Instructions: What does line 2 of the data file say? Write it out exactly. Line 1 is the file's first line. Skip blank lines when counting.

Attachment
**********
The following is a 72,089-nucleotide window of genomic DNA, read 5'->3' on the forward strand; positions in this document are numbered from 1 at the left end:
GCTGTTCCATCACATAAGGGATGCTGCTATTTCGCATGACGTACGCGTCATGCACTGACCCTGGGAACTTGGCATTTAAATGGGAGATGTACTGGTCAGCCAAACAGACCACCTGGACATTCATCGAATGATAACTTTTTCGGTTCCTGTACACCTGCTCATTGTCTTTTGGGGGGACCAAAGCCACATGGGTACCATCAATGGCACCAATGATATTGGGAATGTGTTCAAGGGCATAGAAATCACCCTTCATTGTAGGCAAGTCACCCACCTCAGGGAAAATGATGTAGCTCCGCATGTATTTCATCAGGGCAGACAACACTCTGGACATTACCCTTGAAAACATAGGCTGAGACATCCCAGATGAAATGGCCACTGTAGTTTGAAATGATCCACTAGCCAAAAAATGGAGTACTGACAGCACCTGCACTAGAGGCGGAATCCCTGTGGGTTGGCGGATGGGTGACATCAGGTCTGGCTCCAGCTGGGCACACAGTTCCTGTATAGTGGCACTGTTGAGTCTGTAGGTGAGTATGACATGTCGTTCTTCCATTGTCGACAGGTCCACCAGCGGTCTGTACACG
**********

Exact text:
GCTGTTCCATCACATAAGGGATGCTGCTATTTCGCATGACGTACGCGTCATGCACTGACCCTGGGAACTTGGCATTTAAATGGGAGATGTACTGGTCAGCCAAACAGACCACCTGGACATTCATCGAATGATAACTTTTTCGGTTCCTGTACACCTGCTCATTGTCTTTTGGGGGGACCAAAGCCACATGGGTACCATCAATGGCACCAATGATATTGGGAATGTGTTCAAGGGCATAGAAATCACCCTTCATTGTAGGCAAGTCACCCACCTCAGGGAAAATGATGTAGCTCCGCATGTATTTCATCAGGGCAGACAACACTCTGGACATTACCCTTGAAAACATAGGCTGAGACATCCCAGATGAAATGGCCACTGTAGTTTGAAATGATCCACTAGCCAAAAAATGGAGTACTGACAGCACCTGCACTAGAGGCGGAATCCCTGTGGGTTGGCGGATGGGTGACATCAGGTCTGGCTCCAGCTGGGCACACAGTTCCTGTATAGTGGCACTGTTGAGTCTGTAGGTGAGTATGACATGTCGTTCTTCCATTGTCGACAGGTCCACCAGCGGTCTGTACACG